Community loses a lot with two departures

People come and go all the time; they retire, move to new jobs. That’s part of life.

But two people are in the process of leaving public life in our community and their contributions deserve a mention.

A few weeks ago I attended the annual meeting of the Historic Virginia Land Conservancy. They were going to name their new director, but I was there to help celebrate the career and contributions of Caren Schumaker, who was retiring as executive director of the organization.

Caren and her husband Ed came to Williamsburg from Northern Virginia about 17 years ago to be nearer to their children. But they did much more than that.

As head of the Conservancy for 16 years, Caren has worked with land owners, board members, government officials and others to protect something most of us take for granted — significant scenic, agricultural and historic land. They have permanently protected more than 6,500 acres from development.

One of their more widely known achievements is the preservation of Mainland Farm, 214 acres in James City County that has been in farming since 1609.

This is the kind of quiet, good work Caren pursued every day.

I have gotten to know her through our membership in Kiwanis and there, too, her commitment to service and community are inspiring. She is a former president of the group, works on fundraising projects and is active on several committees.

While Caren is stepping away from her professional public life, she will stay active in Kiwanis and the Virginia Symphony Orchestra society along with her other community endeavors. That’s good news for all of us.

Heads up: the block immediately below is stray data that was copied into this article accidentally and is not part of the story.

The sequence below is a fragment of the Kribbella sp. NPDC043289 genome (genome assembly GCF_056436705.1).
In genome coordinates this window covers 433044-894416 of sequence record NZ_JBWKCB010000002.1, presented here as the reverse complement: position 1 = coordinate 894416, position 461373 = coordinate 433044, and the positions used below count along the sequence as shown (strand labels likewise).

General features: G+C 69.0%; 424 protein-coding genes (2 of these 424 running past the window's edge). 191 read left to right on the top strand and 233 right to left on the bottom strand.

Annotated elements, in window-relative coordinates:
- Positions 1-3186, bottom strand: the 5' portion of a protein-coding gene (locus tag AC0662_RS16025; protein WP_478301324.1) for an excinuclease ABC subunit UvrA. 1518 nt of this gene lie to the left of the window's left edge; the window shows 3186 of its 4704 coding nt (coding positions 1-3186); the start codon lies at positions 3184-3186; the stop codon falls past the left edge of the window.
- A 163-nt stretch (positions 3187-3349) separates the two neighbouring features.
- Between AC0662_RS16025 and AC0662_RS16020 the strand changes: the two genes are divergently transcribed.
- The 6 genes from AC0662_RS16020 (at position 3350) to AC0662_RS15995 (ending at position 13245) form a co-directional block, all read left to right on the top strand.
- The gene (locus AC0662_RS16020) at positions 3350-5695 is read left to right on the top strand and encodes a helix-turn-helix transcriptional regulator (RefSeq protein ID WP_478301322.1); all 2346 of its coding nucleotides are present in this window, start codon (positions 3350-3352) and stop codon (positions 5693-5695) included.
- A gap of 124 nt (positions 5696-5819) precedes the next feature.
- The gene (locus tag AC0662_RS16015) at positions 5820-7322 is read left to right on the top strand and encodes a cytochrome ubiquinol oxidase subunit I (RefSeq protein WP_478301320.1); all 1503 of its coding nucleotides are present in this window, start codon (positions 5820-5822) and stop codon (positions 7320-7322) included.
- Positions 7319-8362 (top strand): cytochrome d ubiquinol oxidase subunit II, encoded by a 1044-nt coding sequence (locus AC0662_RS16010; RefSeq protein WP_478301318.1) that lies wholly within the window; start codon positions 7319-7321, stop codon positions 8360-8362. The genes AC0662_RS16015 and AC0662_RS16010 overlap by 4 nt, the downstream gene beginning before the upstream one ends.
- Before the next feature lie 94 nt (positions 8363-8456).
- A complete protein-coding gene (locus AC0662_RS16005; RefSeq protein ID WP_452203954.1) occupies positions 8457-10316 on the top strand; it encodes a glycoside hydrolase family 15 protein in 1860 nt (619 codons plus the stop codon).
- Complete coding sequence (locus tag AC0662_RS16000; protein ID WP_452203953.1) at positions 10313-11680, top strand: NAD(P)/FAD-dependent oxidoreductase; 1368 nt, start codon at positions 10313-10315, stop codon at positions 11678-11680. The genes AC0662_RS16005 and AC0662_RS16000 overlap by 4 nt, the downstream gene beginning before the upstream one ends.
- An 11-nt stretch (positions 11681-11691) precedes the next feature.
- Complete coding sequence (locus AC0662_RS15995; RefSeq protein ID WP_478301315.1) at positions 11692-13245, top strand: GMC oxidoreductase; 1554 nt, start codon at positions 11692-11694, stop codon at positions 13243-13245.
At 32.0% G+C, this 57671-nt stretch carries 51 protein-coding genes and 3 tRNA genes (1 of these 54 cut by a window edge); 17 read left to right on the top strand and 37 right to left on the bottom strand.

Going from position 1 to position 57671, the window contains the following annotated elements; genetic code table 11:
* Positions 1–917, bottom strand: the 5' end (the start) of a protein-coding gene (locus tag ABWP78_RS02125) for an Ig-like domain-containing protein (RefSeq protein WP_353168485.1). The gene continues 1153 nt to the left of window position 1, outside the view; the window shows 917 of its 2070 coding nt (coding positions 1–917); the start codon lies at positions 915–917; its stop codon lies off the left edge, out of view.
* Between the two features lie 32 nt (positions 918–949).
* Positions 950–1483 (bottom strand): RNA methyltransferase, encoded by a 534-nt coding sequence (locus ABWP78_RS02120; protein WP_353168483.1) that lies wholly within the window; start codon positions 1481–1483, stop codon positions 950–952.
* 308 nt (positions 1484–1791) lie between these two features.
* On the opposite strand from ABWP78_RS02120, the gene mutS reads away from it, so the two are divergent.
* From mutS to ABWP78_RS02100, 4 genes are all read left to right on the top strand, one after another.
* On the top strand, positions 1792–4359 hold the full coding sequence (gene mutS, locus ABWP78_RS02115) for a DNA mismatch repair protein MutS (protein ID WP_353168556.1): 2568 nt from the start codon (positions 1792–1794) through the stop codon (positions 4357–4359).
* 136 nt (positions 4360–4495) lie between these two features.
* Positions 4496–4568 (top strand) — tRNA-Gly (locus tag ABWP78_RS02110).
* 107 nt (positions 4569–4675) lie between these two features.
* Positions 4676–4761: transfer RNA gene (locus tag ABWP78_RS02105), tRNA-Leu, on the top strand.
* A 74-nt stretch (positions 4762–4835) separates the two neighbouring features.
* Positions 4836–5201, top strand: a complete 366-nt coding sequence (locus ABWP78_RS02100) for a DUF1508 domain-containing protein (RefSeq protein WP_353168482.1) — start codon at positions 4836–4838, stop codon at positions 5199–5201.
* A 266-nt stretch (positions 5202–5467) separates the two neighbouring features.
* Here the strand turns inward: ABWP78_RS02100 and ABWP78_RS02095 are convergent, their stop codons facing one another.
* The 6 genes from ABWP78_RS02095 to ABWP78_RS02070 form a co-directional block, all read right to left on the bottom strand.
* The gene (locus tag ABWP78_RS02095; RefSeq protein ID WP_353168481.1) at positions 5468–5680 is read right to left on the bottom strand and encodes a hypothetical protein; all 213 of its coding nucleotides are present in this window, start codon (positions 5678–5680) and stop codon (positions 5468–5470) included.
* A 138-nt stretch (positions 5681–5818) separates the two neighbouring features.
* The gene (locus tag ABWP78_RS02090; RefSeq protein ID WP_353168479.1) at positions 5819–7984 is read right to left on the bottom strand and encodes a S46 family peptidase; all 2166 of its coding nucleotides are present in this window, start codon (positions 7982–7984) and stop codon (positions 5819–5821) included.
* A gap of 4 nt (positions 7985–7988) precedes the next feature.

On the other hand, we reported this week that James City County Administrator Bryan Hill is headed to Fairfax County to take over the executive position there.

Fairfax is a large, complicated operation — it’s a challenge Bryan has long prepared to take on.

We’ve reported on his accomplishments: improving fiscal stability for the county based on the property tax increase and AAA bond rating; identifying five key priorities for the county such as stormwater management, insuring a water supply, etc.; and coming up with the county’s first comprehensive strategic plan.

But there is much more to how he works.

Bryan insists on a transparent government operation. When you request public documents, you get them; when you ask a question, it is answered. There are no games with the people’s business.

He also understands the importance of including the public in the county’s decision-making process. For example, when the county was going through the very difficult discussions on whether to raise the real estate tax rate, there were public meetings in every county district. Those neighborhood meetings continue to be held regularly.

But one of the things I admire most about Bryan is his human touch.

If you ever want to feel like a shrinking violet, go out to coffee with him. He frequents a Starbucks down on McClaws Circle, so he knows the regulars there, but his interest goes beyond merely knowing names. He stops to talk with one man about his kids, another young woman about how she’s doing in school. He knows the officers, the retirees, the folks he met at Busch Gardens — they all stop to share a word.

While Caren and Bryan move on to the next chapters of their lives, it’s exciting to think about those who will come next.

What gifts will they bring the community?

How will they challenge us to be better stewards of James City County — both its land and how it works with its citizens to plan for the future?

It’s a lot to think about, but if history is any judge, we have a lot to look forward to.

Bellows is editor of The Virginia Gazette. You can reach her at 345-2347 or at or @peggybellows.

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